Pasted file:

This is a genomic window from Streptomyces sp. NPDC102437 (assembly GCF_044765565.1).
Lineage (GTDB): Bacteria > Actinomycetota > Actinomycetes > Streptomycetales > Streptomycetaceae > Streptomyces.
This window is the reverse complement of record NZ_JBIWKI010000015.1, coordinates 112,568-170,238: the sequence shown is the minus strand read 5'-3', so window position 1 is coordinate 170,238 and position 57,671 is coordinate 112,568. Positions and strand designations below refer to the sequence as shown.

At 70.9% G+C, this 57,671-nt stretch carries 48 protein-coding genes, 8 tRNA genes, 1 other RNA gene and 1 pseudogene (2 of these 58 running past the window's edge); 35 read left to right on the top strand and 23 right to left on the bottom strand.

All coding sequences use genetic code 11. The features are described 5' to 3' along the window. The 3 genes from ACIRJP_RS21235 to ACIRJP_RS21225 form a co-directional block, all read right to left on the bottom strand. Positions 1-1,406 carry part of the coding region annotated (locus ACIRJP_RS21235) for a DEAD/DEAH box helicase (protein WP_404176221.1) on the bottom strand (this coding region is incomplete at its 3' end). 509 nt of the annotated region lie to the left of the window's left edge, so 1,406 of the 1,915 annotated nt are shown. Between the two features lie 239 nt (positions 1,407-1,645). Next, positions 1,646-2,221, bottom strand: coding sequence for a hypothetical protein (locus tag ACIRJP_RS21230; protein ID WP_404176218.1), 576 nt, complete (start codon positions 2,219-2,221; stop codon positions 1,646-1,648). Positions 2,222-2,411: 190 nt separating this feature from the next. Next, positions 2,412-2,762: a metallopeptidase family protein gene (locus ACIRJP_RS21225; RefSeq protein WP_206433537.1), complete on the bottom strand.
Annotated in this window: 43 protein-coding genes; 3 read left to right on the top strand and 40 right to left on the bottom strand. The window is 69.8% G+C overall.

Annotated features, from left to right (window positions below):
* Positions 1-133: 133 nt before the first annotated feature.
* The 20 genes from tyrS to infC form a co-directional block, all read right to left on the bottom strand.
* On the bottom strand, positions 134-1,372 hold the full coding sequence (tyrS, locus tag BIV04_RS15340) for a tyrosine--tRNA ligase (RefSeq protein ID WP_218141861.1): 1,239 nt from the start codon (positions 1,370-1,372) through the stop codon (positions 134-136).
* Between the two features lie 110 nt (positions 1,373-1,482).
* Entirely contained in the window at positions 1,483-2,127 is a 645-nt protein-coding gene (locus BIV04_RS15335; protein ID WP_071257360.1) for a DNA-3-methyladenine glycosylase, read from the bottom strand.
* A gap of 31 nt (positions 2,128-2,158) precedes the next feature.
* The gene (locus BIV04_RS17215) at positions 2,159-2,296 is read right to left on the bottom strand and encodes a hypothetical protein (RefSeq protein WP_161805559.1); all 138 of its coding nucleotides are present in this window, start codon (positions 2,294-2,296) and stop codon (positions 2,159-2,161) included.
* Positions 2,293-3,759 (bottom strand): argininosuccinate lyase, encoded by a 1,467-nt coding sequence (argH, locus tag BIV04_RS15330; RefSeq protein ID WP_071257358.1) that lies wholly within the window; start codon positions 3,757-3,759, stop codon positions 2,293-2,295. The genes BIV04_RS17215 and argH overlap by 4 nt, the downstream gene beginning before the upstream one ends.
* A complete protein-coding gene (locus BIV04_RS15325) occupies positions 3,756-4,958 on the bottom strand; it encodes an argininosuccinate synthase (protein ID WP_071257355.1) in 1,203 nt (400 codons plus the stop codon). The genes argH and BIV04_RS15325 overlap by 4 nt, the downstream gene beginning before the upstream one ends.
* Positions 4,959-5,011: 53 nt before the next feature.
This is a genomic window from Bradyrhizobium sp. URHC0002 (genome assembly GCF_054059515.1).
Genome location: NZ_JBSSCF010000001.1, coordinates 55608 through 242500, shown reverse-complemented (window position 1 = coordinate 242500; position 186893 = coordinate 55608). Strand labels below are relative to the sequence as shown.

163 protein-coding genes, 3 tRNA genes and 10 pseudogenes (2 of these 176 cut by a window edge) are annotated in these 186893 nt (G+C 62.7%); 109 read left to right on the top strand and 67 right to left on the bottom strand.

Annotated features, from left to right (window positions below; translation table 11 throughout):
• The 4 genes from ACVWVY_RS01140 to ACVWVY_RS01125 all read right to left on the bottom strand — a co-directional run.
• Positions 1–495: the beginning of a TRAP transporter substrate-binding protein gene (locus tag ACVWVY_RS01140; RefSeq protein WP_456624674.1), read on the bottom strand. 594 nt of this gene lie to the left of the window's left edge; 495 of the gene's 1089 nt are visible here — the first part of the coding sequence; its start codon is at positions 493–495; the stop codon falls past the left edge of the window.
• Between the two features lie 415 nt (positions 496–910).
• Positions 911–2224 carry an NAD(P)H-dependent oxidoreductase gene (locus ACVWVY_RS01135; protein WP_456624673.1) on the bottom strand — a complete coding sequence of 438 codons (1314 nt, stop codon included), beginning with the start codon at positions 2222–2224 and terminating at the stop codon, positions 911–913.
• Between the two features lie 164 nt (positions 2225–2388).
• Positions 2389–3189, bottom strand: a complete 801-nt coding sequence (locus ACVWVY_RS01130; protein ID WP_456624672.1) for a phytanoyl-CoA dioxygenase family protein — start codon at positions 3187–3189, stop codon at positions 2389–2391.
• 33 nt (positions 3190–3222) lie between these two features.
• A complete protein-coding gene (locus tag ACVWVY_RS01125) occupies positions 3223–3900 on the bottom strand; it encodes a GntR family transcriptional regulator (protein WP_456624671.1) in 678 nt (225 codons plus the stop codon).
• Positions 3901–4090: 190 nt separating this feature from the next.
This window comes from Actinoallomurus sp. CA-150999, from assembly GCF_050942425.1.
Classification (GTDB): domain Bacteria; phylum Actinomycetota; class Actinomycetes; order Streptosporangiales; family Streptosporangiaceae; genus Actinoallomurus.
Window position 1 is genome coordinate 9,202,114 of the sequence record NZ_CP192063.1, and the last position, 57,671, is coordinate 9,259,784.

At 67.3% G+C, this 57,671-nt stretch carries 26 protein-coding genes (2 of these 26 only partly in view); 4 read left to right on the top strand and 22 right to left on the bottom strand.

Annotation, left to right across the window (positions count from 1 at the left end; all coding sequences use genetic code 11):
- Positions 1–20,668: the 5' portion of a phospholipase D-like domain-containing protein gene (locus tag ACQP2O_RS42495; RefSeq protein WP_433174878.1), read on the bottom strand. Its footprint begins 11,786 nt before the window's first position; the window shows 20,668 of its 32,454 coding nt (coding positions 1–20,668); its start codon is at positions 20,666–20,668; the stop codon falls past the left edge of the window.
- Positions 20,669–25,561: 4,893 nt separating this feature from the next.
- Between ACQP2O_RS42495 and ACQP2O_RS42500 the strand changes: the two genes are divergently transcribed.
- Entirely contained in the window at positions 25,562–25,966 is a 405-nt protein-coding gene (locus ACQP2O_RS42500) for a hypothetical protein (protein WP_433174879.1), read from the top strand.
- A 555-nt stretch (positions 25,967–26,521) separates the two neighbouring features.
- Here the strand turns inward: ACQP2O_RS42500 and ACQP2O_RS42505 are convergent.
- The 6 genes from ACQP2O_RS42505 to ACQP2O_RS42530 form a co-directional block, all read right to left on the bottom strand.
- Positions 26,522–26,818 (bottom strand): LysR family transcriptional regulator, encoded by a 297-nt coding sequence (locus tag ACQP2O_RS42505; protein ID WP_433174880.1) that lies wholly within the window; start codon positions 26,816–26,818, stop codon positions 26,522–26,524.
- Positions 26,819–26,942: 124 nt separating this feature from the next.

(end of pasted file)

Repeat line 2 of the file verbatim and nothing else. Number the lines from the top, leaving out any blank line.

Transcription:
Lineage (GTDB): Bacteria > Actinomycetota > Actinomycetes > Streptomycetales > Streptomycetaceae > Streptomyces.